Is your PIN too easy to guess?
Debit card fraud is growing -- and it's partly because we keep picking numbers that are simple to remember (and to figure out). Here's what to avoid.
This post comes from Brian O'Connell at partner site MainStreet.
It's an appropriate topic given that June is ATM & Debit Card Safety Awareness Month, an issue your grandparents didn't see coming 30 years ago, but some law enforcement authorities sure did.
Consumers who give debit card fraud short shrift do so at their own risk. According to Javelin Research, debit card fraud accounted for 36% of all payment card fraud in 2010, up from 27% in 2009. Debit card fraud is more vexing for consumers than credit card fraud, as debit card fraud is rarely insured, and the losses come straight out the consumer's bank account and can't easily be tracked.
"Debit cards aren't monitored as thoroughly as credit cards," says Javelin in its 2011 Identity Fraud Survey Report. "Visa and MasterCard networks have more thorough histories on individuals and can spot suspicious transactions faster. The debit card network, however, relies on the consumer's transaction history with a specific financial institution, not the entire Visa and MasterCard system, according to the Identity Theft Resource Center, a nonprofit consumer education organization in California."
Javelin says the average debit card fraud amount was $2,529 in 2010.
One key contributor to debit card theft may be self-inflicted. A new study from PULSE, a Houston-based debit/ATM network, says that consumer personal identification numbers (PINs) -- at least, how they're used -- may well set the stage for debit card fraud.
"It's no secret that weak PINs such as a birthday or repeating or sequential numbers contribute to card fraud," Eric Lillard, the director of fraud operations at PULSE, said in a statement.
Lillard points to a recent report from Cambridge University Computer Laboratory in West Cambridge, U.K., showing that one of every 11 debit cards has "easily discovered PINs." (Post continues below.)
What's a debit card consumer to do?
PULSE says consumers and financial institutions should discourage the use of birthdays as PINs -- they're too easy for thieves to crack. In fact, any "easily guessed pin" such as a wedding anniversary or numbers from your zip code should be dropped like a hot potato.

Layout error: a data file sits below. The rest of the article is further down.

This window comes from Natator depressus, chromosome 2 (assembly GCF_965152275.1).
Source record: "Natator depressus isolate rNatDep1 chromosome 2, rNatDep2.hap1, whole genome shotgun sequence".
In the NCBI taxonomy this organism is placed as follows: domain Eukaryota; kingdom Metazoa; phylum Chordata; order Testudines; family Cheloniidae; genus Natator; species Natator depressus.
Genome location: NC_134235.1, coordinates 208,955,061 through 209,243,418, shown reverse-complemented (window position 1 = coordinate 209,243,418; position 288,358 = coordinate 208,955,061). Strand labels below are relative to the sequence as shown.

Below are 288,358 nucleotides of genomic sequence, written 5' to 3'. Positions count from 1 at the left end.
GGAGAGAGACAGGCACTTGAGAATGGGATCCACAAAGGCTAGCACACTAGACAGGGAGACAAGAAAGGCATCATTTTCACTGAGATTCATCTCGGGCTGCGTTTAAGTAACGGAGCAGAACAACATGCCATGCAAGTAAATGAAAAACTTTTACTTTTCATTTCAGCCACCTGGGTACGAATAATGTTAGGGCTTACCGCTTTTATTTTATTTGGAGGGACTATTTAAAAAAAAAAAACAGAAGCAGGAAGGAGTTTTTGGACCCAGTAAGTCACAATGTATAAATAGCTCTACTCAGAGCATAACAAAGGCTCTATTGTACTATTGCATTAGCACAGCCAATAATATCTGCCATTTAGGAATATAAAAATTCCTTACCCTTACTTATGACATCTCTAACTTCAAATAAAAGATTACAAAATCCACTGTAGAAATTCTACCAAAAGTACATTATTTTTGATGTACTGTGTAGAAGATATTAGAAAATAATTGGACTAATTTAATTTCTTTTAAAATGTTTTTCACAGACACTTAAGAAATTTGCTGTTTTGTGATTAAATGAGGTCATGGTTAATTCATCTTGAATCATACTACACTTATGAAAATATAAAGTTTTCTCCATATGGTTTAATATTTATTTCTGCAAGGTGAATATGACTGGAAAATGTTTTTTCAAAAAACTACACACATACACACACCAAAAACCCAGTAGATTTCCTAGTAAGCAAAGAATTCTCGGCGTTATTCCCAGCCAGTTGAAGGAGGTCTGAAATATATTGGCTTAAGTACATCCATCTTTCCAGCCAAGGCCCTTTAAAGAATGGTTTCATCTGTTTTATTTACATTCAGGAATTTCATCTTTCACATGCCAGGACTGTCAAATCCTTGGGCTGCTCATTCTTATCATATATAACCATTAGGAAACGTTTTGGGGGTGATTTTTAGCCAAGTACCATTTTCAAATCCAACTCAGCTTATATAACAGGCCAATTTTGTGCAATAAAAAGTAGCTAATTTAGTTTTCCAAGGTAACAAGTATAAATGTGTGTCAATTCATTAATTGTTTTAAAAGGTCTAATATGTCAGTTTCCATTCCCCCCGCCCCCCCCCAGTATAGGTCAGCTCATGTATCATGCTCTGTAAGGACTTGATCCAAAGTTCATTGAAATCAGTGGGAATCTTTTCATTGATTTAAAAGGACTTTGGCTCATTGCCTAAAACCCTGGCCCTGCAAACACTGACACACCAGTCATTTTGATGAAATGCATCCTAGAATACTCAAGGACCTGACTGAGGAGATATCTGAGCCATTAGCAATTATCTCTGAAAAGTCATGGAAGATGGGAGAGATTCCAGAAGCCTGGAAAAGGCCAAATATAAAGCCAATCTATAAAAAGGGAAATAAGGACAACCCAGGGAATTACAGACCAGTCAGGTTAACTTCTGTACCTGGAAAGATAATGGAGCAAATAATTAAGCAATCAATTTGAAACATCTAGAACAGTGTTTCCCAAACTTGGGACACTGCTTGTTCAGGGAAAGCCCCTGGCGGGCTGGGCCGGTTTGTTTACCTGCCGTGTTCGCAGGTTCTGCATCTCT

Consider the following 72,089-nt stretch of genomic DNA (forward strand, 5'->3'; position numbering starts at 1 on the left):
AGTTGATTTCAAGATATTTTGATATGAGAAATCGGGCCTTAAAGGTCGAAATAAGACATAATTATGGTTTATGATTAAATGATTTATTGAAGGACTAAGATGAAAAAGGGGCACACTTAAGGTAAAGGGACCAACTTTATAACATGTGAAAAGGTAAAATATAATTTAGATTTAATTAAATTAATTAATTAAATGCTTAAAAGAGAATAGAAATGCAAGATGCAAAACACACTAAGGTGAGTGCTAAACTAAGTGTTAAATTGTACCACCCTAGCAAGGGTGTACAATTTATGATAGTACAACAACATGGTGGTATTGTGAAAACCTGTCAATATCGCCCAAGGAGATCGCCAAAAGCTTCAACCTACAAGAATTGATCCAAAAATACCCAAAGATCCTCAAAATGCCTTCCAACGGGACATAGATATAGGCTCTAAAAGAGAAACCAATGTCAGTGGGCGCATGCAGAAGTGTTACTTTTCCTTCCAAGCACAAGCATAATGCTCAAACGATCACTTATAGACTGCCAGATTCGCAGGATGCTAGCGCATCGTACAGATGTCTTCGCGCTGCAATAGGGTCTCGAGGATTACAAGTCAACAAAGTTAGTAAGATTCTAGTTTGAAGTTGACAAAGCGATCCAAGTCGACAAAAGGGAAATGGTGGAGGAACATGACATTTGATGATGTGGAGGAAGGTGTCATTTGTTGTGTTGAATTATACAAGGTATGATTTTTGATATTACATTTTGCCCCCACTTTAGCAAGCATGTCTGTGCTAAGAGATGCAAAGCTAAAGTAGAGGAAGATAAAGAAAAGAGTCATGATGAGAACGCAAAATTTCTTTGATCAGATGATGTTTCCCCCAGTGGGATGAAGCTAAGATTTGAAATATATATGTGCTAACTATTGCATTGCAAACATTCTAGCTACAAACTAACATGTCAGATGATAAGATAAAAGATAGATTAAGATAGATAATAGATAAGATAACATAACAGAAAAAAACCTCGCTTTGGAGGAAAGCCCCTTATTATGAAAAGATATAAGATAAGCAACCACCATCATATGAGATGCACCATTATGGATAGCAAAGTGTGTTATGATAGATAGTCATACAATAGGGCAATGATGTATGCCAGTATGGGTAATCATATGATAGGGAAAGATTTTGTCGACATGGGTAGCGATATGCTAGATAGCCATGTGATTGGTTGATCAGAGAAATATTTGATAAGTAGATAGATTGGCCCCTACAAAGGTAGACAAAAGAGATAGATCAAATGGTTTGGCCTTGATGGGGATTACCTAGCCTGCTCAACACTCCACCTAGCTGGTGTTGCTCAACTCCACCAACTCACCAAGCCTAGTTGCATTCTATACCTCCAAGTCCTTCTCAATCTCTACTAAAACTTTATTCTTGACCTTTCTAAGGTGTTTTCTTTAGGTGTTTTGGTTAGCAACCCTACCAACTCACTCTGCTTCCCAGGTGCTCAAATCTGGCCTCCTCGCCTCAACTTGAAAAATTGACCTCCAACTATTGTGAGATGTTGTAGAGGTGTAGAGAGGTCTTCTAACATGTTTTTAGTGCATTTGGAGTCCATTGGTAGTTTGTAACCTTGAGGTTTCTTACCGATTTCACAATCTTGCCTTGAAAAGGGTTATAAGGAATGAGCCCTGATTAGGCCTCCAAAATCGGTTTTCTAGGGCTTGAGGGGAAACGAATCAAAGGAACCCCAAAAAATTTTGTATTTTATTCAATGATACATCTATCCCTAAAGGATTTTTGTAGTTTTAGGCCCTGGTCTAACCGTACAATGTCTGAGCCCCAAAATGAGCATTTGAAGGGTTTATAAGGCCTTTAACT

Here are some other tips from PULSE:
Monitor your financial account statements: Track your bank accounts online daily so that any suspicious activity is spotted quickly. Switch from postal delivery of statements to online access or ensure that mailed statements are sent to locked boxes and not left available to fraudsters.
Protect your wallet, purse and PIN: Don't carry items with private information such as your Social Security number in your pocketbook or wallet. Also, PULSE says not to share your PIN with anyone. That means don't write it down and don't give it to a clerk or anyone else to enter for you.
Be extra alert at ATMs: Don't use an ATM if it is in an unlit or hidden area. Block the keypad while entering your PIN so you can't be observed. If an ATM looks phony or has a suspicious card reader that is loose or not part of the main body of the machine, do not use it.
Protect your online shopping: Update computer anti-virus software, anti-spyware and firewalls. New attacks come frequently, and your software provider will frequently send updates to stop them. Use only secure sites and network connections when shopping online.
Protect personal information online: Limit social media access to friends only and don't "friend" people you don't know. Fraudsters use personal information such as birth dates, family and pet names, high schools and birth cities to "verify" your identity.
Debit card fraud is serious business, with the potential to separate you from thousands of dollars drained right out of your checking account. Don't give bank fraud thieves a bigger edge by going lax on your debit card security.
If you do, expect to pay a stiff price.
More on MainStreet and MSN Money:
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